Although Josh and Adrianna were asleep in the same house, they did not hear any commotion and were unable to come to their friend's aid.
In fact, when Josh found Coffey asleep on the living room couch, he offered to drive him to the Relax Inn, a motel in Daingerfield. As soon as Josh returned from dropping Coffey off at the motel, Adriana reported the victim's rape to him. Josh described the victim's gut-wrenching state and the scene in his guest bedroom. He testified, “Her eye was swollen shut, her lip was caught in her braces․ Her hair was stuck to her ear, glued by the blood. There was ․ [b]lood all over the sheets, all over the pillows,” and she had bruises on her neck indicating that she had been choked. Josh immediately called 9–1–1.
Robbie Gray, a Sergeant with the Morris County Sheriff's Department, testified that the victim suffered extensive physical injury during the assault; she required immediate medical care, including facial reconstructive surgery. The victim told the police that Coffey's DNA would be found on a black shirt that he left in her room and that Coffey stole her Samsung Galaxy tablet and its charger after the sexual assault. Officer Stephen Blythe with the Lone Star Police Department in Morris County, Texas, testified that police soon located Coffey at the Relax Inn, found the victim's tablet in Coffey's motel room, and brought Coffey in for questioning. Blythe took Coffey's recorded statement at the Lone Star Police Department. Blythe testified that he submitted a black shirt found at the crime scene and a buccal swab obtained from Coffey during the recorded interview for DNA analysis. Coffey stipulated to the chain of custody of the DNA samples. During the interview, Blythe also took photographs of Coffey's hands and the scratches on his forehead, which were admitted into evidence at trial without objection.
After the testimony and physical evidence referenced above was introduced, Coffey filed a motion to suppress both the recorded statement and the buccal swabs that were taken during the interview, claiming that the statement was involuntary because he never received proper Miranda5 warnings. At the hearing on the motion to suppress, Blythe testified that he orally read a piece of paper containing Miranda warnings to Coffey prior to conducting his interrogation. However, Blythe admitted that he did not read the warnings word-for-word and did not ask Coffey specifically whether he wished to waive his rights. Blythe believed that Coffey affirmed his understanding of Blythe's oral admonishments by nodding his head up and down.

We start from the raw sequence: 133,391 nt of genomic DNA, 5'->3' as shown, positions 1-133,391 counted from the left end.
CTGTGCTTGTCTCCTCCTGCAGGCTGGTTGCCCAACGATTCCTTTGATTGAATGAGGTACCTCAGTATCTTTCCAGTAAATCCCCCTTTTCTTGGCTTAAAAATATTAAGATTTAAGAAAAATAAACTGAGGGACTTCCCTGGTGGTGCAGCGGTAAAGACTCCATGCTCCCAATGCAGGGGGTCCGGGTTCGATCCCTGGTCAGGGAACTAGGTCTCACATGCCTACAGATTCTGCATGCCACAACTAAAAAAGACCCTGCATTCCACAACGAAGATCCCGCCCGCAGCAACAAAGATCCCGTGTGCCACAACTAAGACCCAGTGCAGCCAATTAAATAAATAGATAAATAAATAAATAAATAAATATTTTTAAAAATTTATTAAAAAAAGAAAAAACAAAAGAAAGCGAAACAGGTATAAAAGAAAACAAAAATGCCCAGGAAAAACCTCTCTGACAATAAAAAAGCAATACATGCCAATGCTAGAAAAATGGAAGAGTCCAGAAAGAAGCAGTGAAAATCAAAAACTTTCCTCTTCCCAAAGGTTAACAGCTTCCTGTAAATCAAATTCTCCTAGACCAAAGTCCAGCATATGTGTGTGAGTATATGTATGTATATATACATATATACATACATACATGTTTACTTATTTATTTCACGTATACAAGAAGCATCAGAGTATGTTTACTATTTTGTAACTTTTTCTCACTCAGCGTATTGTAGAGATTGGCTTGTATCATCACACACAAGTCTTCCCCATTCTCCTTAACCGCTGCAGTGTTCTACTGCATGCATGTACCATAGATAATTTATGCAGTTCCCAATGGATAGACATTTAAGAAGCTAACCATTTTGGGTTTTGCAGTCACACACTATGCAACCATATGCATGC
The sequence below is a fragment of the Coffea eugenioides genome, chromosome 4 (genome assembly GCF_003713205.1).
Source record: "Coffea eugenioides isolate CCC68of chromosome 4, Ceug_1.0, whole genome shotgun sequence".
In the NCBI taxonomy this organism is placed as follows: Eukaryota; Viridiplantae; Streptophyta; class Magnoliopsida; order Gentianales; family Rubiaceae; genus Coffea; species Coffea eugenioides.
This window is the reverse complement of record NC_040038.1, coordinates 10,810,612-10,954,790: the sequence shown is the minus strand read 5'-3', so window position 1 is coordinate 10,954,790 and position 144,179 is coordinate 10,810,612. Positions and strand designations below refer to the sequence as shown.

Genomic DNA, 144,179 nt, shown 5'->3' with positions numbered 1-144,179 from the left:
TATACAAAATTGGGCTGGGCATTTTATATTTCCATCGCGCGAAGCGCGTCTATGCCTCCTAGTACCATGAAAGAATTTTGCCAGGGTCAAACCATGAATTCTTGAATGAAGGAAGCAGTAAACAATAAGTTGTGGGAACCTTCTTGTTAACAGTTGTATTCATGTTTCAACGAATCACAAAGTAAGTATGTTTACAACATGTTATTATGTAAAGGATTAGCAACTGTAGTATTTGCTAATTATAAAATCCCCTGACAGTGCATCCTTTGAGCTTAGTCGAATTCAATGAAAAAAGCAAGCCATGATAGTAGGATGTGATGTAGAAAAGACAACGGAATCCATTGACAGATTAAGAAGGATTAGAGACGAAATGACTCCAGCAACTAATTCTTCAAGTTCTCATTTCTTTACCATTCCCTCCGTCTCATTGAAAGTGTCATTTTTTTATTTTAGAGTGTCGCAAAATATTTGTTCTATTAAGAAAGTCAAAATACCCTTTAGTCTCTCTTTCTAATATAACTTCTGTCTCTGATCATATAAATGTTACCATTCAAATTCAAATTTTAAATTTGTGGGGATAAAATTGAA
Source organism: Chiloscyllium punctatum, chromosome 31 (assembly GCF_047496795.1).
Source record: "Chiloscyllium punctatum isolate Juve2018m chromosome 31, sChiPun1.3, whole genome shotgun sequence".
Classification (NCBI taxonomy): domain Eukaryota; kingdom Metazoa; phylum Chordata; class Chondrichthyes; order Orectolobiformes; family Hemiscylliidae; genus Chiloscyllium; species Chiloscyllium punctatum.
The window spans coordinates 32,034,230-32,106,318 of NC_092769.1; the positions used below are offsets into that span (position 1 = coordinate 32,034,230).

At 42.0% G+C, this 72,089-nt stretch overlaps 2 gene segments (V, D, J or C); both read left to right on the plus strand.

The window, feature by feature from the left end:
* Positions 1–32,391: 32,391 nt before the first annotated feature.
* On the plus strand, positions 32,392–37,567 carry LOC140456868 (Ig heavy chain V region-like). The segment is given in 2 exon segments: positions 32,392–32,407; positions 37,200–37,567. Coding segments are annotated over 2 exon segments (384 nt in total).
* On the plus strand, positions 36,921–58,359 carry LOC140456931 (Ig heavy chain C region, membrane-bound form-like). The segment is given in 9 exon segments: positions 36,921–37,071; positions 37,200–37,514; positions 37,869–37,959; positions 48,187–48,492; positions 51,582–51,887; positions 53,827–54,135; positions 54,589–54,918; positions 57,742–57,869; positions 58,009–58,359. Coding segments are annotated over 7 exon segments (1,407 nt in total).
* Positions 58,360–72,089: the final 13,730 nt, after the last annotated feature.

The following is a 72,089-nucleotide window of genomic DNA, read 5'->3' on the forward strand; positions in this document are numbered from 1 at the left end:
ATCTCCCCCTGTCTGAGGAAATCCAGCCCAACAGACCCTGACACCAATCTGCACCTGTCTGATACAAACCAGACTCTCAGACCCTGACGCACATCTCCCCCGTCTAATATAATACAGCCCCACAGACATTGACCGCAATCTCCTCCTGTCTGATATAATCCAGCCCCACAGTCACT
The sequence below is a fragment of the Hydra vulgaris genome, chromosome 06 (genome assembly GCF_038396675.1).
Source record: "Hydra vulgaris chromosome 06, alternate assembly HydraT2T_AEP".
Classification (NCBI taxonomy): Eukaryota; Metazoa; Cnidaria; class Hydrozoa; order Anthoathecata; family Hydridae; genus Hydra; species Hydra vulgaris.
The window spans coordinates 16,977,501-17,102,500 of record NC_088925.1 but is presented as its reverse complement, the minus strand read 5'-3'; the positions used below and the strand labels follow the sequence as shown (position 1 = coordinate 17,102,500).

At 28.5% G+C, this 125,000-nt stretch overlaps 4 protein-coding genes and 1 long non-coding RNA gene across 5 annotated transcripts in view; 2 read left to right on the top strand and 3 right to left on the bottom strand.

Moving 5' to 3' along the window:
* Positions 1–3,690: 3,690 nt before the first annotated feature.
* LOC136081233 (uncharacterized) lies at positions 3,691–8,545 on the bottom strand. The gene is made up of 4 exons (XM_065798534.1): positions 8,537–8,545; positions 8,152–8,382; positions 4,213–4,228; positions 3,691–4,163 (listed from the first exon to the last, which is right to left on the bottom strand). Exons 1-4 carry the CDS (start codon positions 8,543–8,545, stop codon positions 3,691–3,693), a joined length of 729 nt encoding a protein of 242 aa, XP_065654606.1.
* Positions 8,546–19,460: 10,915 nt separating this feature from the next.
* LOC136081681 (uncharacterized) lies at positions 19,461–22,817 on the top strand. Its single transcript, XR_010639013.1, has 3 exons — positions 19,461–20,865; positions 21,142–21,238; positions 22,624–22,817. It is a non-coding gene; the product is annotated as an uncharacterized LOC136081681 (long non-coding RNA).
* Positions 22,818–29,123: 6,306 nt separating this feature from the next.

In response to Blythe's initial questioning, Coffey denied engaging in sexual conduct with anyone on the morning of the victim's rape and explained that he had simply found the victim's tablet on the ground. Blythe received no information of consequence until he stated (1) that Coffey was being charged with aggravated sexual assault, (2) that Blythe was going to conduct a buccal swab, (3) that Coffey's DNA was going to be compared to a shirt found at the scene of the rape, and (4) that Coffey needed to be honest. Thereafter, Coffey admitted that he was at the Whites' home with several other acquaintances and claimed that his acquaintances were having consensual sex with two women. Coffey told Blythe that he had consensual oral sex with one of the women “[f]or like two seconds,” and denied that he hit either woman.
During the interview, Coffey stated that he would not mind giving his DNA, provided that Blythe also obtained DNA samples from the other people at the gathering. Prior to obtaining the buccal swab, Blythe gave Coffey a written copy of his Miranda rights and obtained Coffey's signature that the rights were read to him and that he understood them.6 Blythe also informed Coffey that his entire interview was being recorded. He then passed Coffey a buccaal swab and had Coffey collect a sample of his DNA from his cheek. Blythe testified that Coffey never protested or interfered with his questioning.7
After hearing Blythe's testimony and watching the recorded statement, the trial court denied Coffey's motion to suppress, ruling that “[t]he warnings were substantially correct and the effective equivalent of the statutory warnings for video statements.”8
B. Standard of Review